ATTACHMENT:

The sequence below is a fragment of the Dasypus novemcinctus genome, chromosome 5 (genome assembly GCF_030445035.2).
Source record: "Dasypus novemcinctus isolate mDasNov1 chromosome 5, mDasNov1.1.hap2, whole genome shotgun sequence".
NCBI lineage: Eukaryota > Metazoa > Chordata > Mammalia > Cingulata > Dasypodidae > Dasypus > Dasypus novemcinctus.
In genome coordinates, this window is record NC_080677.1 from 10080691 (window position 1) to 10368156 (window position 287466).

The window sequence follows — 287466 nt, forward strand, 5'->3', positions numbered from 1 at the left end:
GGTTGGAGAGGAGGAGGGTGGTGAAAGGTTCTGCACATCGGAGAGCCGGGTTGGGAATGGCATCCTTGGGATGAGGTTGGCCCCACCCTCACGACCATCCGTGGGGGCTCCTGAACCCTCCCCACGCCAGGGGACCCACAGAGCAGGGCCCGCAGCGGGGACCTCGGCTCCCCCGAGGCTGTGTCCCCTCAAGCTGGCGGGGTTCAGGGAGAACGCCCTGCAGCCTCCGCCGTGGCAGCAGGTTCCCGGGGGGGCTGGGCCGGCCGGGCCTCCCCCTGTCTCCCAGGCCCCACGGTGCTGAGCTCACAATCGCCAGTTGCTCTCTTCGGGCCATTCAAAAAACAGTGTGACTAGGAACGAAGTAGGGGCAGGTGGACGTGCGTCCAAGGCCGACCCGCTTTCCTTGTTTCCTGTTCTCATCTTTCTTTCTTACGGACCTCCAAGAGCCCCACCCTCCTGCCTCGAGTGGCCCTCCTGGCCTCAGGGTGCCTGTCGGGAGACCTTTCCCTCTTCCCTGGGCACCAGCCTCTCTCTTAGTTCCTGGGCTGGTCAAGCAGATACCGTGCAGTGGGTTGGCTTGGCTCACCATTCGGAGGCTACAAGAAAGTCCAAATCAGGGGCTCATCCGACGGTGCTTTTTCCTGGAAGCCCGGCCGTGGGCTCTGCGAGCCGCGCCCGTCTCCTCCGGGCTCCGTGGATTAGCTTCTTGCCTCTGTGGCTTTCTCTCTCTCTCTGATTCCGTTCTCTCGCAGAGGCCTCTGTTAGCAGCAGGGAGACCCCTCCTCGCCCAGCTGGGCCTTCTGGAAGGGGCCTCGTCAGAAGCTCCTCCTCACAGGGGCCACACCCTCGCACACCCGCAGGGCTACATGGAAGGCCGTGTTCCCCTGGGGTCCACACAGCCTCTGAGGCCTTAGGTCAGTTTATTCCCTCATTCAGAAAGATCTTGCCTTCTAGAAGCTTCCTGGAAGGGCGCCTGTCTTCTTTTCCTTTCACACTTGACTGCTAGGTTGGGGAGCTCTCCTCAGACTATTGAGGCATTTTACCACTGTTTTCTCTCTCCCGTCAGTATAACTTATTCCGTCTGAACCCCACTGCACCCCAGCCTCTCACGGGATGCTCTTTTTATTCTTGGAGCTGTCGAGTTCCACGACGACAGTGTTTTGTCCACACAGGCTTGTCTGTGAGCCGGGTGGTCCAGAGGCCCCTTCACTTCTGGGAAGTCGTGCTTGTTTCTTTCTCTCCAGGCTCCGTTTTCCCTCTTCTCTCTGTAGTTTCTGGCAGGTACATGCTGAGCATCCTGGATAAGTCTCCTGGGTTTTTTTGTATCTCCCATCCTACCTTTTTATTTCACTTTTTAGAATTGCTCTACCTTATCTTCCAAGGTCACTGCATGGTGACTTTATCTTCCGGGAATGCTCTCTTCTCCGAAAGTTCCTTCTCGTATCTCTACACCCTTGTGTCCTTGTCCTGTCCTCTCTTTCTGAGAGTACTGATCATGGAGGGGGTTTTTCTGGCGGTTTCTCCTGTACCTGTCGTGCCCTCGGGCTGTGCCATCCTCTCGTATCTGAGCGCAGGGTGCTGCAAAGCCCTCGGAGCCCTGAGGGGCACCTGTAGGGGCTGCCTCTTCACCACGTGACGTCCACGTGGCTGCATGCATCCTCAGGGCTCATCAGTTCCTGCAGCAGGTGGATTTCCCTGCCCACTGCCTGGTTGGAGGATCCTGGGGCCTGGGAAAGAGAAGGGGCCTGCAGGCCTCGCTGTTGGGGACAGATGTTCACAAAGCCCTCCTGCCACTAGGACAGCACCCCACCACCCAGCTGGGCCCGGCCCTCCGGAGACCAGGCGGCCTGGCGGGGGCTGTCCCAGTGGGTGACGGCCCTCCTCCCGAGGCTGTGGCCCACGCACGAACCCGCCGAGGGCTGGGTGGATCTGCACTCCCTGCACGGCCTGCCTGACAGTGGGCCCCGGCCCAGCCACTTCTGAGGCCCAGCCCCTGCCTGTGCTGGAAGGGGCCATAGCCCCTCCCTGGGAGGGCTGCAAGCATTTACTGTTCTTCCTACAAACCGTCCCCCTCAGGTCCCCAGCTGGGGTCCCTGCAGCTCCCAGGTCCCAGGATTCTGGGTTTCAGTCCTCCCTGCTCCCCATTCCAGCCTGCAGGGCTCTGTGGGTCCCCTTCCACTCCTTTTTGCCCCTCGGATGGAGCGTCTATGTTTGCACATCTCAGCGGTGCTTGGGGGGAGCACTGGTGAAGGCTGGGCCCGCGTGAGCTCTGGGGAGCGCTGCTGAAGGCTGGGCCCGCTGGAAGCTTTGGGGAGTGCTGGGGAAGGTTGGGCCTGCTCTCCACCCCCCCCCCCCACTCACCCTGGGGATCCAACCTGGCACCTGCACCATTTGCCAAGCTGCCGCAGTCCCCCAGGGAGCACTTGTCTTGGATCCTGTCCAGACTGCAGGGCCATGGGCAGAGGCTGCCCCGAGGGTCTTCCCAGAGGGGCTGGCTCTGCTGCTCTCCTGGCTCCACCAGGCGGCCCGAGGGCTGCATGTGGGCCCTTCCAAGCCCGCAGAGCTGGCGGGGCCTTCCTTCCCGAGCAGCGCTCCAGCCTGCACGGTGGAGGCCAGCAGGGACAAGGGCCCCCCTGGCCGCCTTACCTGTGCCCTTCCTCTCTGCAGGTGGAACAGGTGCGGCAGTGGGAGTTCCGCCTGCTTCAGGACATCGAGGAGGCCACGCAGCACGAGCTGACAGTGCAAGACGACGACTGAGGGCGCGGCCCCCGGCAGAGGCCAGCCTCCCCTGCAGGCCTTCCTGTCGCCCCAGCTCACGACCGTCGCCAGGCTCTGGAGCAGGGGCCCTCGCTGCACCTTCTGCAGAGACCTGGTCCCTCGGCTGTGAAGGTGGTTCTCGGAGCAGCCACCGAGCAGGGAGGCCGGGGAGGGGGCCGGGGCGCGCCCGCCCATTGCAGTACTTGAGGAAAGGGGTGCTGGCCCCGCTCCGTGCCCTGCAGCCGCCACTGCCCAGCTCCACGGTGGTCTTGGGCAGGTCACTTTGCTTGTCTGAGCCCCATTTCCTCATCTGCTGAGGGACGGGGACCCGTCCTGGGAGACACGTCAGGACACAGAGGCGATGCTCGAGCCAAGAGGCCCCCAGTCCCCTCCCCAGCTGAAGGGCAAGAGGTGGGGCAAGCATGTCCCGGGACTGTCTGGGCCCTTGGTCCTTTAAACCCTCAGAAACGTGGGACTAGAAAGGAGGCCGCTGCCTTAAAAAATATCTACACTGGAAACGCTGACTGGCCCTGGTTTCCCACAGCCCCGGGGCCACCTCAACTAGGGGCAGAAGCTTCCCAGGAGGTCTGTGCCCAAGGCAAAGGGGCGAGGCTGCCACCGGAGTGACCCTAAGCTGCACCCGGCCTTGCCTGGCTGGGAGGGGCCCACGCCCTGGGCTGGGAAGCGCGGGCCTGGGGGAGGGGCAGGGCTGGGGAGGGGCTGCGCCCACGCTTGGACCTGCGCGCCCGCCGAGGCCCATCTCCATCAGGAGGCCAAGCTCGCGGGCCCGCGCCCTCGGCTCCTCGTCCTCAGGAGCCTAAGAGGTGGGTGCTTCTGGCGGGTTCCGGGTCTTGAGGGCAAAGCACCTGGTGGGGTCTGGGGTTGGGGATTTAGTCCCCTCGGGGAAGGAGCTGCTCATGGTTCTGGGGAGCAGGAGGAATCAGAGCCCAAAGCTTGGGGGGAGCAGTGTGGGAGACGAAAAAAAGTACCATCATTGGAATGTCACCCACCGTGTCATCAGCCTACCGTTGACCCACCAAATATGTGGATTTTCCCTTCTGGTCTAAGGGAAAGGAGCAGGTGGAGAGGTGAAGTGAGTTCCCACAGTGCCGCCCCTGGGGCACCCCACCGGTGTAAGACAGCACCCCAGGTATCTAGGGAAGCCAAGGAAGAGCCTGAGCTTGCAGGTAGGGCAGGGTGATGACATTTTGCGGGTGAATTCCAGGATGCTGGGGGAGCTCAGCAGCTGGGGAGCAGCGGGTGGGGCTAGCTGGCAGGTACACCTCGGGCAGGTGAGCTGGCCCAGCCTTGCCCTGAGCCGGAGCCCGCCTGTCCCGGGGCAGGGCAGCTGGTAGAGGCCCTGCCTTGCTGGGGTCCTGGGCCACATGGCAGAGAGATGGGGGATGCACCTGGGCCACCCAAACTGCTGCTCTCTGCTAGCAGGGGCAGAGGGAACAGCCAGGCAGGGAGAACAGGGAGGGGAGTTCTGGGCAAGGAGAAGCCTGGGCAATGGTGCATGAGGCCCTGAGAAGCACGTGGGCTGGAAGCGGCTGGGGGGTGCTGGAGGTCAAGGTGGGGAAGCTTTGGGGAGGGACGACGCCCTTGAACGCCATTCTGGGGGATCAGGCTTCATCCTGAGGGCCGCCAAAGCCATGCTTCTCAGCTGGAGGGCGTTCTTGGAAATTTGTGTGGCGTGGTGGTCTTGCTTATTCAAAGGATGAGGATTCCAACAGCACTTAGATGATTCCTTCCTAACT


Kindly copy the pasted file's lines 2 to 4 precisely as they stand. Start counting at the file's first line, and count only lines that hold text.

Source record: "Dasypus novemcinctus isolate mDasNov1 chromosome 5, mDasNov1.1.hap2, whole genome shotgun sequence".
NCBI lineage: Eukaryota > Metazoa > Chordata > Mammalia > Cingulata > Dasypodidae > Dasypus > Dasypus novemcinctus.
In genome coordinates, this window is record NC_080677.1 from 10080691 (window position 1) to 10368156 (window position 287466).